PROVIDENCE — The US Supreme Court declined to review a federal appellate court decision that affirmed the constitutionality of Rhode Island’s election finance disclosure law.
Rhode Island enacted the Independent Expenditures and Electioneering Communications Act in 2012 in response to the Supreme Court’s Citizens United decision, which allowed corporations and other outside groups to spend unlimited amounts on elections.
Two conservative groups, the Gaspee Project and the Illinois Opportunity Project, challenged the constitutionality of the Rhode Island law. The groups claimed the act, which requires disclosures and disclaimers for independent expenditures or electioneering communications, violates the First Amendment and infringes on rights of privacy and association.
But the Boston-based US First Circuit Court of Appeals upheld the constitutionality of the Rhode Island law. “Mindful that a well-informed electorate is as vital to the survival of a democracy as air is to the survival of human life, we hold that the challenged provisions of the act bear a substantial relation to a sufficiently important governmental interest and are narrowly tailored enough to withstand exacting scrutiny,” Judge Bruce M. Selya wrote.
And now the Supreme Court has denied a petition to hear the case.
“State campaign and election finance laws exist for a reason: to inform Rhode Islanders of the sources of financial support, directly or indirectly, for candidates for public office,” Attorney General Peter F. Neronha said Monday.
“Such information is critical to voters evaluating the messaging they are subjected to by those spending significant sums of money to influence their decisions,” he said. “An informed electorate is integral to our democracy, and the court’s action sends a strong message in support of that principle.”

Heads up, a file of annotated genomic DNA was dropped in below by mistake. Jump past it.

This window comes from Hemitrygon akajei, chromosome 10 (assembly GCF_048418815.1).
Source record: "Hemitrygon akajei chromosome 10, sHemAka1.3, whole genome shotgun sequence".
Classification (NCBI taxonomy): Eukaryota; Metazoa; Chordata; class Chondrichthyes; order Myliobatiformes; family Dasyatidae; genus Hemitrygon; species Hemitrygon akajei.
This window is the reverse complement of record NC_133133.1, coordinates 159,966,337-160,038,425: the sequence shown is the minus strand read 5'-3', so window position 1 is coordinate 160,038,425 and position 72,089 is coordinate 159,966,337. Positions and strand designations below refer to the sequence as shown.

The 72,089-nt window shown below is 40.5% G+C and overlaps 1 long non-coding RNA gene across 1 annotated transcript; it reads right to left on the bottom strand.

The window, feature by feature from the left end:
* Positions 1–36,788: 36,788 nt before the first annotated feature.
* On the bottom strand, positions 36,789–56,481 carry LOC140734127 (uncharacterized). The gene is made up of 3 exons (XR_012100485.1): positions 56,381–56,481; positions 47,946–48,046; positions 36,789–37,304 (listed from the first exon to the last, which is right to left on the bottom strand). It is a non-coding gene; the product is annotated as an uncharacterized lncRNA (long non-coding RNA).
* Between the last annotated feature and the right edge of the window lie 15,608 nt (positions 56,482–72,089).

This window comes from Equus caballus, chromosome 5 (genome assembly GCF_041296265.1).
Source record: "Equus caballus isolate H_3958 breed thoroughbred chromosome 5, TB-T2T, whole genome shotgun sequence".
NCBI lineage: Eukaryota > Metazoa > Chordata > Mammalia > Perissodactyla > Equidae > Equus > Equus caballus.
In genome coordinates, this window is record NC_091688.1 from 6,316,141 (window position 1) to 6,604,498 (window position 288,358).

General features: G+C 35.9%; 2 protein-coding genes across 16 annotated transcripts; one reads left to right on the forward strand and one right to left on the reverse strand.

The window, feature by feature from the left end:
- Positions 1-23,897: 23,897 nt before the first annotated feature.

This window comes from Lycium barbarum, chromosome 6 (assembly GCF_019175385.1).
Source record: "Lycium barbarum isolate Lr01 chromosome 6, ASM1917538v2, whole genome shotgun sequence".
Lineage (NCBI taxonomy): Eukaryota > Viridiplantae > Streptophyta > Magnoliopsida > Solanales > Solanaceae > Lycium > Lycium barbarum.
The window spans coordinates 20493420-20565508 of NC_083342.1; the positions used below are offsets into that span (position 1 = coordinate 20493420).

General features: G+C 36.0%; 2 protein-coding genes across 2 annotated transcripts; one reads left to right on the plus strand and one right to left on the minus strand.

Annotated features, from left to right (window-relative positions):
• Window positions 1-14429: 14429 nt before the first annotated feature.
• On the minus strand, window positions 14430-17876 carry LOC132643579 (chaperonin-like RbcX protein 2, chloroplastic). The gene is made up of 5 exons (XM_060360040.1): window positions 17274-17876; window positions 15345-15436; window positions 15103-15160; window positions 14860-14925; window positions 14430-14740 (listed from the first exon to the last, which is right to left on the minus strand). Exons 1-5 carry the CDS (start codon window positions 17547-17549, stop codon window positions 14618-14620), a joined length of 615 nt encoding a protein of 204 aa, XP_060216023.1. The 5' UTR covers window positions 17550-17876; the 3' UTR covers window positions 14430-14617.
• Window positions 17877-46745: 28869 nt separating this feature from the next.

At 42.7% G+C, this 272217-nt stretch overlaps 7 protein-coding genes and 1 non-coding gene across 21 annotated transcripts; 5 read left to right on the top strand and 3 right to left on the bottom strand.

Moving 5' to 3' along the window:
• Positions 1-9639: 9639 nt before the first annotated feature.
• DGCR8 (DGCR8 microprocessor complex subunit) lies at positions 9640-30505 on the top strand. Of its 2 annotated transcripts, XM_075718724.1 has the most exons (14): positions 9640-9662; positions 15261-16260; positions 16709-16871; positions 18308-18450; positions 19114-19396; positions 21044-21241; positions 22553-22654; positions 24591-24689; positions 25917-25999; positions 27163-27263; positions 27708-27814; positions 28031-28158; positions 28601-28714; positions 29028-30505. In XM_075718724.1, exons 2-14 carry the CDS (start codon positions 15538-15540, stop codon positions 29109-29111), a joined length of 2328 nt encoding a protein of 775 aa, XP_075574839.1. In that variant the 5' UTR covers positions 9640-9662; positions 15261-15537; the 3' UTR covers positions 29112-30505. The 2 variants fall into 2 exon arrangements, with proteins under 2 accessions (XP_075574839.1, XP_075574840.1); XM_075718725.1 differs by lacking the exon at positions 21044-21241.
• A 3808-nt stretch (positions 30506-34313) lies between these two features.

Daniel Suhr, managing attorney at the Liberty Justice Center, which represented the plaintiffs, said, “We are disappointed by the result and will continue to fight for free speech.”
The Supreme Court’s decision not to review a case never reflects the court’s view of the merits of the case, Suhr said. “These laws are popping up in more and more states, and we will continue to challenge them to bring this issue back in front of the court,” he said.
John M. Marion, executive director of Common Cause Rhode Island, hailed the Supreme Court decision saying, “It’s good news for Rhode Island because it means that this fall Rhode Islanders will know the sources of money trying to influence their voters.”
Marion described the 2012 Rhode Island law as “groundbreaking,” saying it was modeled after the proposed “DISCLOSE Act” introduced by US Senator Sheldon Whitehouse, a Rhode Island Democrat. The DISCLOSE Act, which has not become law, would require outside political organizations that spend over $10,000 to report that spending to the Federal Election Commission within 24 hours.
The Rhode Island law requires that independent expenditure ads or electioneering communications aired during election cycles must disclose the names of the top five donors to the organization behind the ad. Also, groups making independent expenditures or electioneering communications must file public reports listing donors who gave $1,000 or more.
Marion said the US Supreme Court was closely divided in the Citizens United case, but at the same time, eight of the nine justices upheld disclosure requirements – thereby rejecting the idea that the First Amendment protects the anonymity of donors in independent spending.
“The Supreme Court has historically been very supportive of disclosure of campaign finance as a protection against corruption,” Marion said. “That is why this is important that the law remains strong.”
The Campaign Legal Center served as outside co-counsel along with the attorney general’s office in the Supreme Court proceedings.